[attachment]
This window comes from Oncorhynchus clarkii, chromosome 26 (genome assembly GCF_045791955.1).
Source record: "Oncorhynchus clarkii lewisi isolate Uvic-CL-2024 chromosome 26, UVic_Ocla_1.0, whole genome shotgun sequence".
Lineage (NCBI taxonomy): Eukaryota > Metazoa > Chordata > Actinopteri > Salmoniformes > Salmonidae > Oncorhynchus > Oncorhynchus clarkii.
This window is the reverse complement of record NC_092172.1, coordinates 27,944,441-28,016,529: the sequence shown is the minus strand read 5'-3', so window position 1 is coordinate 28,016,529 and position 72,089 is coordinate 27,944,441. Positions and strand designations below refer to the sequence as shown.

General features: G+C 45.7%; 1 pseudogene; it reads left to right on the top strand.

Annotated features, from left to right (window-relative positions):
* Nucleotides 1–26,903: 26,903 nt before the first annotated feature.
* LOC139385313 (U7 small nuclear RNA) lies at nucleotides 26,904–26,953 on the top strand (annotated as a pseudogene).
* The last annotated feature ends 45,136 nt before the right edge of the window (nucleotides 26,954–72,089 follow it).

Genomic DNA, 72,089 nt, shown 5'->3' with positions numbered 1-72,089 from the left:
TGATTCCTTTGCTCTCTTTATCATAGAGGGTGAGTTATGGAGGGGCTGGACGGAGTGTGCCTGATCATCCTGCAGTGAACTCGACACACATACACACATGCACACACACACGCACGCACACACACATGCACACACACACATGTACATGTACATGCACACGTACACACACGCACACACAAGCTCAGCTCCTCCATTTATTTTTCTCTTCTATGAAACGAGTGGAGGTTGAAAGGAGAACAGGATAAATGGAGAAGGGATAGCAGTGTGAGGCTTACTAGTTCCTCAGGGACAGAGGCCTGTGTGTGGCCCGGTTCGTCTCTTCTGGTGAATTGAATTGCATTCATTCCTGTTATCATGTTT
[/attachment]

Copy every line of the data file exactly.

This window comes from Oncorhynchus clarkii, chromosome 26 (genome assembly GCF_045791955.1).
Source record: "Oncorhynchus clarkii lewisi isolate Uvic-CL-2024 chromosome 26, UVic_Ocla_1.0, whole genome shotgun sequence".
Lineage (NCBI taxonomy): Eukaryota > Metazoa > Chordata > Actinopteri > Salmoniformes > Salmonidae > Oncorhynchus > Oncorhynchus clarkii.
This window is the reverse complement of record NC_092172.1, coordinates 27,944,441-28,016,529: the sequence shown is the minus strand read 5'-3', so window position 1 is coordinate 28,016,529 and position 72,089 is coordinate 27,944,441. Positions and strand designations below refer to the sequence as shown.

General features: G+C 45.7%; 1 pseudogene; it reads left to right on the top strand.

Annotated features, from left to right (window-relative positions):
* Nucleotides 1–26,903: 26,903 nt before the first annotated feature.
* LOC139385313 (U7 small nuclear RNA) lies at nucleotides 26,904–26,953 on the top strand (annotated as a pseudogene).
* The last annotated feature ends 45,136 nt before the right edge of the window (nucleotides 26,954–72,089 follow it).

Genomic DNA, 72,089 nt, shown 5'->3' with positions numbered 1-72,089 from the left:
TGATTCCTTTGCTCTCTTTATCATAGAGGGTGAGTTATGGAGGGGCTGGACGGAGTGTGCCTGATCATCCTGCAGTGAACTCGACACACATACACACATGCACACACACACGCACGCACACACACATGCACACACACACATGTACATGTACATGCACACGTACACACACGCACACACAAGCTCAGCTCCTCCATTTATTTTTCTCTTCTATGAAACGAGTGGAGGTTGAAAGGAGAACAGGATAAATGGAGAAGGGATAGCAGTGTGAGGCTTACTAGTTCCTCAGGGACAGAGGCCTGTGTGTGGCCCGGTTCGTCTCTTCTGGTGAATTGAATTGCATTCATTCCTGTTATCATGTTT